China Launches 41 Satellites Into Space In Single Mission Setting New Record

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China launched the Long March 2D rocket on Thursday with 41 satellites, setting a new national record for sending the most satellites into space in a single mission. The rocket blasted off at 1.30 pm (local time) from the Taiyuan Satellite Launch Centre in Shanxi province. It was the 476th flight mission of the Long March carrier rocket series and the first for the 2D model. According to the Shanghai Academy of Spaceflight, the satellites will mainly provide commercial remote sensing services and related technology verification.

Among them, 36 are Jilin-1 satellites developed by Chang Guang Satellite Technology Co Ltd in northeast China’s Jilin province. With this launch, the number of in-orbit Jilin-1 satellites reaches 108, forming China’s first commercial constellation of more than 100 remote-sensing satellites. Over the past eight years, each such satellite has shrunk in weight from 420 kilograms to 22 kilograms thanks to upgraded image sensors and advanced integrated chips, according to the satellite maker.

The remaining nine satellites are from other manufacturers, including two from the United States and one from Japan. The rocket also carried a communications satellite, a navigation satellite, and a satellite to test the operation of the launching system.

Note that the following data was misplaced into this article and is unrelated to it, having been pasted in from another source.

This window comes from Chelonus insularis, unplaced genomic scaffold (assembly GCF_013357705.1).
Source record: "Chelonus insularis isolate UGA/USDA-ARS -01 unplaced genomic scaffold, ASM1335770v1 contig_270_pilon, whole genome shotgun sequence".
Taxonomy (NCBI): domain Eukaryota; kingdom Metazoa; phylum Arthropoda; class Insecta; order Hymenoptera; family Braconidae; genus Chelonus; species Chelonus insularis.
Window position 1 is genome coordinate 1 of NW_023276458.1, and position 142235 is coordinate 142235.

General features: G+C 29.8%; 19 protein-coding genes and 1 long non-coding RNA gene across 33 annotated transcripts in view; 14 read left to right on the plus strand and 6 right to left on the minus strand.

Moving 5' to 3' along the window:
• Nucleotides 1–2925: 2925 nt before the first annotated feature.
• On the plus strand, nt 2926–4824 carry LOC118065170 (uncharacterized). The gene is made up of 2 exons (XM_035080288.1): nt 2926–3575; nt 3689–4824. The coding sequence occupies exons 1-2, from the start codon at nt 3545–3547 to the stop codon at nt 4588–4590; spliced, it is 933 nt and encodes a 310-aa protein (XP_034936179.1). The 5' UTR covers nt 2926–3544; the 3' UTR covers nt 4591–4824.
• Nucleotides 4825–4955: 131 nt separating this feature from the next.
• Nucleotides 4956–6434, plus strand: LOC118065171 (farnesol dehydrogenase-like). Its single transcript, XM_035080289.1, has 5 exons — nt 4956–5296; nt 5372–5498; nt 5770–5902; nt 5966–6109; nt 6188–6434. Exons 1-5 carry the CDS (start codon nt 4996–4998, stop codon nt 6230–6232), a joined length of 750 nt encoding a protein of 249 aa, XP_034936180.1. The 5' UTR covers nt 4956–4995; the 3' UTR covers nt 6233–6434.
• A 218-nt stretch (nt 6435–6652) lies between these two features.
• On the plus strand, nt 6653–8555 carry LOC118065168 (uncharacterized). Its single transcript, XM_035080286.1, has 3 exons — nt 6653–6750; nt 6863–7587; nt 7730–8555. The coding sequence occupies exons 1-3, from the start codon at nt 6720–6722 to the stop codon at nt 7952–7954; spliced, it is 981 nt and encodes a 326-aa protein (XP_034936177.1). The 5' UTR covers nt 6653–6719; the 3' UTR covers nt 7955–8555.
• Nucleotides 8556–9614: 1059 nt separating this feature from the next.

Besides the 41 satellites, a cargo container carrying supplies for the orbiting space station was also put into orbit on this mission. The container will be attached to the Tiangong, allowing the three astronauts to live and work more comfortably.

Quentin Parker, a space scientist at the University of Hong Kong, told CNN that this latest launch is important because it marks a milestone in China’s ambitious mission to become a space power. He says the space station is a “very sophisticated technological and scientific laboratory,” and the equipment it houses is often very delicate. “So you need people who know what they’re doing.”

The launch comes weeks after China launched a three-person crew for its orbiting space station to put astronauts on the Moon by 2025. The Shenzhou 16 crew of Zhai Zhigang, Wang Yaping, and Ye Guangfu are set to spend six months aboard the station undergoing upgrades.

The Shenzhou 16 astronauts have been assigned duties that include operating the orbiting outpost’s systems, conducting science experiments, and preparing for the arrival of the next batch of modules for the space station. Major-General Jing Haipeng, a veteran of three human-crewed space flights, will command the mission. He will be joined by Zhu Yangzhu and Gui Haichao, 36, who are members of the third batch of China’s astronauts. They will serve as a spacecraft engineer and a payload specialist, respectively. The latter will manage science experiments for the crew. Zhu and Gui are both expected to return to Earth in October.


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